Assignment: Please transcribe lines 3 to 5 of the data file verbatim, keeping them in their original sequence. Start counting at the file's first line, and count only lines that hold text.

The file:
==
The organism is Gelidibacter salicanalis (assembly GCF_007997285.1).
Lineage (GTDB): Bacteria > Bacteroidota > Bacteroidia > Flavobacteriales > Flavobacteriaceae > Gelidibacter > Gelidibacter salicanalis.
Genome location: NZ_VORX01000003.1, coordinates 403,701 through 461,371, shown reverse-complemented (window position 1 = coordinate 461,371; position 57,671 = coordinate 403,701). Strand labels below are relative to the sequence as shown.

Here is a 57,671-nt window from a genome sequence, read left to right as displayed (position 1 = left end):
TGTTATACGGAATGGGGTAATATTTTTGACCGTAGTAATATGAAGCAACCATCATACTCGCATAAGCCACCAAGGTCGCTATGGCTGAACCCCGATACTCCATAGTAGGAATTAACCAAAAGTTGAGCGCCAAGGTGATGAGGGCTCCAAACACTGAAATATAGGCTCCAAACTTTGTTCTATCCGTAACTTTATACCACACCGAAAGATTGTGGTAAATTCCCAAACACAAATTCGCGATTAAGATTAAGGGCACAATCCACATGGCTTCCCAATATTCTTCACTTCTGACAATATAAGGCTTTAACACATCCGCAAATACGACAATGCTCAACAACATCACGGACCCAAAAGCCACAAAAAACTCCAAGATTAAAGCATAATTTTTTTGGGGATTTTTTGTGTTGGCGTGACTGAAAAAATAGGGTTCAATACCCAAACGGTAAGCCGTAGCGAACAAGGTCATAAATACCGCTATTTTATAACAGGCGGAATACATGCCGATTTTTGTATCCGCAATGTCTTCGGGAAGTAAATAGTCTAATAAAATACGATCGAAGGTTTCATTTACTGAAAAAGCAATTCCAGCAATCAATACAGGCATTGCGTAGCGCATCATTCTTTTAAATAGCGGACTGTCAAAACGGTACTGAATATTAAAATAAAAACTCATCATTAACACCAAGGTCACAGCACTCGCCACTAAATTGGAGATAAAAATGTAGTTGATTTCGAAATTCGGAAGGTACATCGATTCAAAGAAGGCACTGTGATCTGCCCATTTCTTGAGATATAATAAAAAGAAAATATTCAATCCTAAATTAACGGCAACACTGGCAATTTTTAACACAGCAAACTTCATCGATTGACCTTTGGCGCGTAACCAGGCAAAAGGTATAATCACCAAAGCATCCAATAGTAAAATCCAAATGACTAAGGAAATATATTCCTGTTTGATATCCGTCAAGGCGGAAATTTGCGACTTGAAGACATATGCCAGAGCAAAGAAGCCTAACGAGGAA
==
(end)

Genome location: NZ_VORX01000003.1, coordinates 403,701 through 461,371, shown reverse-complemented (window position 1 = coordinate 461,371; position 57,671 = coordinate 403,701). Strand labels below are relative to the sequence as shown.

Here is a 57,671-nt window from a genome sequence, read left to right as displayed (position 1 = left end):
TGTTATACGGAATGGGGTAATATTTTTGACCGTAGTAATATGAAGCAACCATCATACTCGCATAAGCCACCAAGGTCGCTATGGCTGAACCCCGATACTCCATAGTAGGAATTAACCAAAAGTTGAGCGCCAAGGTGATGAGGGCTCCAAACACTGAAATATAGGCTCCAAACTTTGTTCTATCCGTAACTTTATACCACACCGAAAGATTGTGGTAAATTCCCAAACACAAATTCGCGATTAAGATTAAGGGCACAATCCACATGGCTTCCCAATATTCTTCACTTCTGACAATATAAGGCTTTAACACATCCGCAAATACGACAATGCTCAACAACATCACGGACCCAAAAGCCACAAAAAACTCCAAGATTAAAGCATAATTTTTTTGGGGATTTTTTGTGTTGGCGTGACTGAAAAAATAGGGTTCAATACCCAAACGGTAAGCCGTAGCGAACAAGGTCATAAATACCGCTATTTTATAACAGGCGGAATACATGCCGATTTTTGTATCCGCAATGTCTTCGGGAAGTAAATAGTCTAATAAAATACGATCGAAGGTTTCATTTACTGAAAAAGCAATTCCAGCAATCAATACAGGCATTGCGTAGCGCATCATTCTTTTAAATAGCGGACTGTCAAAACGGTACTGAATATTAAAATAAAAACTCATCATTAACACCAAGGTCACAGCACTCGCCACTAAATTGGAGATAAAAATGTAGTTGATTTCGAAATTCGGAAGGTACATCGATTCAAAGAAGGCACTGTGATCTGCCCATTTCTTGAGATATAATAAAAAGAAAATATTCAATCCTAAATTAACGGCAACACTGGCAATTTTTAACACAGCAAACTTCATCGATTGACCTTTGGCGCGTAACCAGGCAAAAGGTATAATCACCAAAGCATCCAATAGTAAAATCCAAATGACTAAGGAAATATATTCCTGTTTGATATCCGTCAAGGCGGAAATTTGCGACTTGAAGACATATGCCAGAGCAAAGAAGCCTAACGAGGAA